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Besides one from Manali, that has still to be fixed
A few days back I found one growing here in marshes. I will upload it soon.


Definitely Primula roseaStewart found this to be common & gregarious on high meadows in wet soil & melting snow in Kashmir @ 2700-3600.  A fine rosy pink – though forms occur from white to pillar-box (in UK) red. Flowers of Himalaya say damp places, snow melts & streamsides from Pakistan to Himachal Pradesh I have seen in commonly on Rohtang but not in flower – typically June to August.
Well-known to be common around and above Gulmarg. Other sources say found in what was Garwhal.


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Plant for ID from Paddar valley J&K. 291211 SRANA 01: Kindly identify this plant.

Date: 16 July 2011
Location: Paddar valley Kishtwar J&K.
Altitude: 3900 meters asl
Habit/habitat: Wild herb
Plant height: 15-20 cms


I hope Primula rosea


Wonderful flowers in an inflorescence. Himalayan beauty!


Definitely Primula roseaStewart found this to be common & gregarious on high meadows in wet soil & melting snow in Kashmir @ 2700-3600.  A fine rosy pink – though forms occur from white to pillar-box (in UK) red. Flowers of Himalaya say damp places, snow melts & streamsides from Pakistan to Himachal Pradesh I have seen in commonly on Rohtang but not in flower – typically June to August.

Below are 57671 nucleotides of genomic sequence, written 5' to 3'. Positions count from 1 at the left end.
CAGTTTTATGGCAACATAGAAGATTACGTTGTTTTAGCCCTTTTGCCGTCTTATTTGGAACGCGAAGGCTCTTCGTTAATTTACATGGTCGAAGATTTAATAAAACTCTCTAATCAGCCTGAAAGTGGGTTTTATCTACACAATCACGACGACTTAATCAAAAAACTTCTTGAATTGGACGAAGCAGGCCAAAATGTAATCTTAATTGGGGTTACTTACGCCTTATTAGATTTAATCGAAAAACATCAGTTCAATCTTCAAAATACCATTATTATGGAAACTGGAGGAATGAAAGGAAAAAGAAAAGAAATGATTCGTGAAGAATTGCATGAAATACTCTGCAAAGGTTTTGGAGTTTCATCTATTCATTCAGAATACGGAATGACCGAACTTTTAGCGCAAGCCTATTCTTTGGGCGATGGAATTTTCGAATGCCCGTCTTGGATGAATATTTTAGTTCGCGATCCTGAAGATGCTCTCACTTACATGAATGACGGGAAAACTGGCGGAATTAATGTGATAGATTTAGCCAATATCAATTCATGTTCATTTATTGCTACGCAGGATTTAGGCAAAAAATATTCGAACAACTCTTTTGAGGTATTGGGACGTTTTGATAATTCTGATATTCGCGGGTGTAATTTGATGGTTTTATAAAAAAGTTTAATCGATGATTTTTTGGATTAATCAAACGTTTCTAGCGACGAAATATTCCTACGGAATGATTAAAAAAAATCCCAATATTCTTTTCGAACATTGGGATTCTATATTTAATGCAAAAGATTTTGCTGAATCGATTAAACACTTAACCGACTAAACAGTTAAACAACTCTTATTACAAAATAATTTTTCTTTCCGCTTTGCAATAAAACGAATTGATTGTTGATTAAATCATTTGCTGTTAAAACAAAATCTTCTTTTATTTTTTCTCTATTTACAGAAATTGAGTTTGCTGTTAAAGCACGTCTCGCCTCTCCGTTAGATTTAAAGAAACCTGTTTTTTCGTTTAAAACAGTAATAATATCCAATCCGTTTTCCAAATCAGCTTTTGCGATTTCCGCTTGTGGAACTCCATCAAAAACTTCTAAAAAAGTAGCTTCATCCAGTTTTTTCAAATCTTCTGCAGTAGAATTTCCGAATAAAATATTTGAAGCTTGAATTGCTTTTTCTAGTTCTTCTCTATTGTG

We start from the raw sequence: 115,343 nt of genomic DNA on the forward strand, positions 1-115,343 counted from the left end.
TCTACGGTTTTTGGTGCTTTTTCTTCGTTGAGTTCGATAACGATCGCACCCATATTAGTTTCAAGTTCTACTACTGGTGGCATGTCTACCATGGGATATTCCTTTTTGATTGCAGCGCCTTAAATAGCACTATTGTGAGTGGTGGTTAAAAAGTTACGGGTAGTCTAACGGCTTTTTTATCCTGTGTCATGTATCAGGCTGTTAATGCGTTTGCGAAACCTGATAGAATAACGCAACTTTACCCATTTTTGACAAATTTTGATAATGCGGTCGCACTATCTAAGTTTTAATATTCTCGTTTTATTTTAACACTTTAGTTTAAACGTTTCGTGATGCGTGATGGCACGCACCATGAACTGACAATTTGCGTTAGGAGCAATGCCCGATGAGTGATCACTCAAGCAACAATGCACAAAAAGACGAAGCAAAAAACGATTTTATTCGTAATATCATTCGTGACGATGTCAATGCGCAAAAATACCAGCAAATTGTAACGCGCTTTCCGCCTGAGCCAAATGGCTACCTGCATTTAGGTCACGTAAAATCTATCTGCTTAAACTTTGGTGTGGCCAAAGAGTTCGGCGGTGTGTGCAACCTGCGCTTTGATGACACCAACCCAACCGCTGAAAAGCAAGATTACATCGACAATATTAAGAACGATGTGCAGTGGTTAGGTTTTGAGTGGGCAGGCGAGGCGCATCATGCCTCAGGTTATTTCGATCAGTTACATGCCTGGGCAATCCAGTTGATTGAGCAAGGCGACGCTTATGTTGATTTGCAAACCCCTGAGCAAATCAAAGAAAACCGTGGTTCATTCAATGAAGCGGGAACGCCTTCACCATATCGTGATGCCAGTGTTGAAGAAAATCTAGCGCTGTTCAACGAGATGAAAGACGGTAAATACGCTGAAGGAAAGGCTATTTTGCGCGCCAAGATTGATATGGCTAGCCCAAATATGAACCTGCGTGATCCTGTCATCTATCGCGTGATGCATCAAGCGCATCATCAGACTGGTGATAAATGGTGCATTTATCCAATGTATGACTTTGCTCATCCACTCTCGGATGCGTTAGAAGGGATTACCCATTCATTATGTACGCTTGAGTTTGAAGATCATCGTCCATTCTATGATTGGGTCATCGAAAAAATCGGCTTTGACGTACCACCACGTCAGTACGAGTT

Well-known to be common around and above Gulmarg. Other sources say found in what was Garwhal.


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Sharing few photographs taken during Sar Pass trek. (Photos taken by my friend Mr Avinash Mujumdar).

Family: Primulaceae


Looks like Primula rosea, but perhaps better ID comes.


Yes it should be Primula rosea. Please see this post of …


Nice shots showing delicate pink.